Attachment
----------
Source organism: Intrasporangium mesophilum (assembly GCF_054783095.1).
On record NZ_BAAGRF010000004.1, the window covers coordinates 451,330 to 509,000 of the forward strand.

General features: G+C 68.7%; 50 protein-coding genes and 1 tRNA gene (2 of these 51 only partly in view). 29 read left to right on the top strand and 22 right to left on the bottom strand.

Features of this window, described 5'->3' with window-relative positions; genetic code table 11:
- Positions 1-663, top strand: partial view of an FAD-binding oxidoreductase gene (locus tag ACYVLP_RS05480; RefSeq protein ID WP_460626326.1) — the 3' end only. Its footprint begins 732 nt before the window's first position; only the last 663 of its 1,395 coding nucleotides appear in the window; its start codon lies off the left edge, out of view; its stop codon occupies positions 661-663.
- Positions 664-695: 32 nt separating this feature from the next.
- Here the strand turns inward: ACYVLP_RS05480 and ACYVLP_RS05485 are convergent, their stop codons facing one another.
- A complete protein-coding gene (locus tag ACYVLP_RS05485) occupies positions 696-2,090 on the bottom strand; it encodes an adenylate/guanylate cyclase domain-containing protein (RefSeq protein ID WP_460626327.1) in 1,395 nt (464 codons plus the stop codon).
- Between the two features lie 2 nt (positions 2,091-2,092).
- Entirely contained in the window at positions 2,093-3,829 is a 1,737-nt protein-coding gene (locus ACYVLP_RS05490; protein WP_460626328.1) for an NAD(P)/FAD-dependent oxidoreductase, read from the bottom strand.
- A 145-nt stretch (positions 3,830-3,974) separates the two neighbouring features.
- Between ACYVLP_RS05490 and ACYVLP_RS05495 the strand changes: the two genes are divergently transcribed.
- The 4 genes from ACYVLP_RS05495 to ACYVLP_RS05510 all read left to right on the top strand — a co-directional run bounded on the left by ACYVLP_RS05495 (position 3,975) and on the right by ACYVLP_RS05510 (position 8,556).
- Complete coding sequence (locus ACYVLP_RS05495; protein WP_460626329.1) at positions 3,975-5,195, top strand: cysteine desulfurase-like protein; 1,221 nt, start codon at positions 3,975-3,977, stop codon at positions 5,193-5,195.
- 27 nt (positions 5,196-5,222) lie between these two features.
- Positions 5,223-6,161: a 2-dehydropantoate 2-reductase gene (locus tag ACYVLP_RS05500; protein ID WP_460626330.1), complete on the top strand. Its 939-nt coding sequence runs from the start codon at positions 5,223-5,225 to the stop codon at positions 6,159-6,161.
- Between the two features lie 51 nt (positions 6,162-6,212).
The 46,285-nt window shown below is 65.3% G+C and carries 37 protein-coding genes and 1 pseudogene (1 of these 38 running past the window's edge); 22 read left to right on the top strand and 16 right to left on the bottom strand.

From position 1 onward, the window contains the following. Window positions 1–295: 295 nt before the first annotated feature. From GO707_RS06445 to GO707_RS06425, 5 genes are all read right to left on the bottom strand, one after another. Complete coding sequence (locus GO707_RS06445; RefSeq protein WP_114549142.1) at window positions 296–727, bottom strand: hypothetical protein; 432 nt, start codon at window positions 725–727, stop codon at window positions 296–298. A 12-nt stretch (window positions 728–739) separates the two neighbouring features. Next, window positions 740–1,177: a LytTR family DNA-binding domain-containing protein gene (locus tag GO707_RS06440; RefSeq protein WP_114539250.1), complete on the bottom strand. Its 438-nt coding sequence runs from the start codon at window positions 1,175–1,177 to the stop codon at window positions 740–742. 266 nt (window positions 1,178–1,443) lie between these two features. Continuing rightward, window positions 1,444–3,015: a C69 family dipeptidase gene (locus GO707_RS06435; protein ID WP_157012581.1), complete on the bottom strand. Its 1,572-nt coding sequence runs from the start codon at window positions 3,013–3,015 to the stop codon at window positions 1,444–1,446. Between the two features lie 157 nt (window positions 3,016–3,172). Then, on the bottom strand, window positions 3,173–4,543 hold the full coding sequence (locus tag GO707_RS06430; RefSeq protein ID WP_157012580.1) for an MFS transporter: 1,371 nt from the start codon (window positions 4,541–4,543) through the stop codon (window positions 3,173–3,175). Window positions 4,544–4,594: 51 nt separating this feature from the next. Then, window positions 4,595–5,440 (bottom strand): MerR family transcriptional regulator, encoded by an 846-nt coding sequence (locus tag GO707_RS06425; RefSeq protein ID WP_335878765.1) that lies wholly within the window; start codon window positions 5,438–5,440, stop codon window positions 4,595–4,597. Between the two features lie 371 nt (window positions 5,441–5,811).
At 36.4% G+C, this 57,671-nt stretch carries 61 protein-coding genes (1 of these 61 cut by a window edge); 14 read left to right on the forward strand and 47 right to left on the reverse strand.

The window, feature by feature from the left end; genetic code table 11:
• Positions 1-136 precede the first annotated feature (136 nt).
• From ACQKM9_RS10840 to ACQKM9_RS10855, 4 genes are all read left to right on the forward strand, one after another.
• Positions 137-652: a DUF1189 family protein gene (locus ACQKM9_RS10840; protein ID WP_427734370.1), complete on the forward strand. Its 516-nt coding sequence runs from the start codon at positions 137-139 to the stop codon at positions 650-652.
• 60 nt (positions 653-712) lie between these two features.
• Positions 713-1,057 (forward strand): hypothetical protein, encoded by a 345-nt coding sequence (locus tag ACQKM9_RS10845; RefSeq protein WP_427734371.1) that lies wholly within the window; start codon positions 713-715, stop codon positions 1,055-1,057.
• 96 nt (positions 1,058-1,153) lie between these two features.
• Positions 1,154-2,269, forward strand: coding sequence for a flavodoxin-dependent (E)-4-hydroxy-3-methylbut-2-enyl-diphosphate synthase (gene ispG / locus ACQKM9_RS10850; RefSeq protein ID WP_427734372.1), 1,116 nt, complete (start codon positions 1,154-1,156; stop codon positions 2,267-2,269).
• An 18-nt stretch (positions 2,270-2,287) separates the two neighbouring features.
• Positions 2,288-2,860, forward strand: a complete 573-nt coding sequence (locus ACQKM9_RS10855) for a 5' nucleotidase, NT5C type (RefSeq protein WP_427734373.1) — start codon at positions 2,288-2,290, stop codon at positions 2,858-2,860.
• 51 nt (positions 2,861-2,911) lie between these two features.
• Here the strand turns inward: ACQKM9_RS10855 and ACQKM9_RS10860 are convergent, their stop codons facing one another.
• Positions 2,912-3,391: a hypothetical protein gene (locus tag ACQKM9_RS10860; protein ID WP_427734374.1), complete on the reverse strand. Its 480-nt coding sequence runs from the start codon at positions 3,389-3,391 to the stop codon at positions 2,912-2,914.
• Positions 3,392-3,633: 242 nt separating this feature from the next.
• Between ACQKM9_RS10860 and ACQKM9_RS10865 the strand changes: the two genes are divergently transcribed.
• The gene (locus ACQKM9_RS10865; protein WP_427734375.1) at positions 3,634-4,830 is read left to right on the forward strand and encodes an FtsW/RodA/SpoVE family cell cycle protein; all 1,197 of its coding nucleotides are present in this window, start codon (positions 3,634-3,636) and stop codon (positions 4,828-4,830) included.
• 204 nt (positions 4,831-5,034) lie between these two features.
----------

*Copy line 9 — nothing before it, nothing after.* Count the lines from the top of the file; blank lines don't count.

- Between the two features lie 2 nt (positions 2,091-2,092).